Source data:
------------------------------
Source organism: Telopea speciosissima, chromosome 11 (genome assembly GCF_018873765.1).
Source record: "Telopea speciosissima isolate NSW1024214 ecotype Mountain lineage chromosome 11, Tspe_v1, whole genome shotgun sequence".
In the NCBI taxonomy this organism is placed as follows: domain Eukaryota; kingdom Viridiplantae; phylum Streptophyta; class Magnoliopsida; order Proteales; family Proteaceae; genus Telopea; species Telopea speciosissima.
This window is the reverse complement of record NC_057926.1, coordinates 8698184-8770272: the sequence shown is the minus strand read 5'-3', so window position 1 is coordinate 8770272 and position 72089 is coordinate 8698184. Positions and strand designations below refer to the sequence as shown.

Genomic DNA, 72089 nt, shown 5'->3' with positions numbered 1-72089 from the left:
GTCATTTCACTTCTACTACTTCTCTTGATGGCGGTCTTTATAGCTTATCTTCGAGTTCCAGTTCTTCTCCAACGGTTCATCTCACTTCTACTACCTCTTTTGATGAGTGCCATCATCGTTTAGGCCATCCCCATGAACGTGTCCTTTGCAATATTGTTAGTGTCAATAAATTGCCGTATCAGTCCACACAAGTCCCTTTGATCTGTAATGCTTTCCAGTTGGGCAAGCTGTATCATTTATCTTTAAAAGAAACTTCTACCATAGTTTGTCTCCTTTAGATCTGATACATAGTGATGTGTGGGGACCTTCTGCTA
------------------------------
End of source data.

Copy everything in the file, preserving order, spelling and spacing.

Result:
Source organism: Telopea speciosissima, chromosome 11 (genome assembly GCF_018873765.1).
Source record: "Telopea speciosissima isolate NSW1024214 ecotype Mountain lineage chromosome 11, Tspe_v1, whole genome shotgun sequence".
In the NCBI taxonomy this organism is placed as follows: domain Eukaryota; kingdom Viridiplantae; phylum Streptophyta; class Magnoliopsida; order Proteales; family Proteaceae; genus Telopea; species Telopea speciosissima.
This window is the reverse complement of record NC_057926.1, coordinates 8698184-8770272: the sequence shown is the minus strand read 5'-3', so window position 1 is coordinate 8770272 and position 72089 is coordinate 8698184. Positions and strand designations below refer to the sequence as shown.

Genomic DNA, 72089 nt, shown 5'->3' with positions numbered 1-72089 from the left:
GTCATTTCACTTCTACTACTTCTCTTGATGGCGGTCTTTATAGCTTATCTTCGAGTTCCAGTTCTTCTCCAACGGTTCATCTCACTTCTACTACCTCTTTTGATGAGTGCCATCATCGTTTAGGCCATCCCCATGAACGTGTCCTTTGCAATATTGTTAGTGTCAATAAATTGCCGTATCAGTCCACACAAGTCCCTTTGATCTGTAATGCTTTCCAGTTGGGCAAGCTGTATCATTTATCTTTAAAAGAAACTTCTACCATAGTTTGTCTCCTTTAGATCTGATACATAGTGATGTGTGGGGACCTTCTGCTA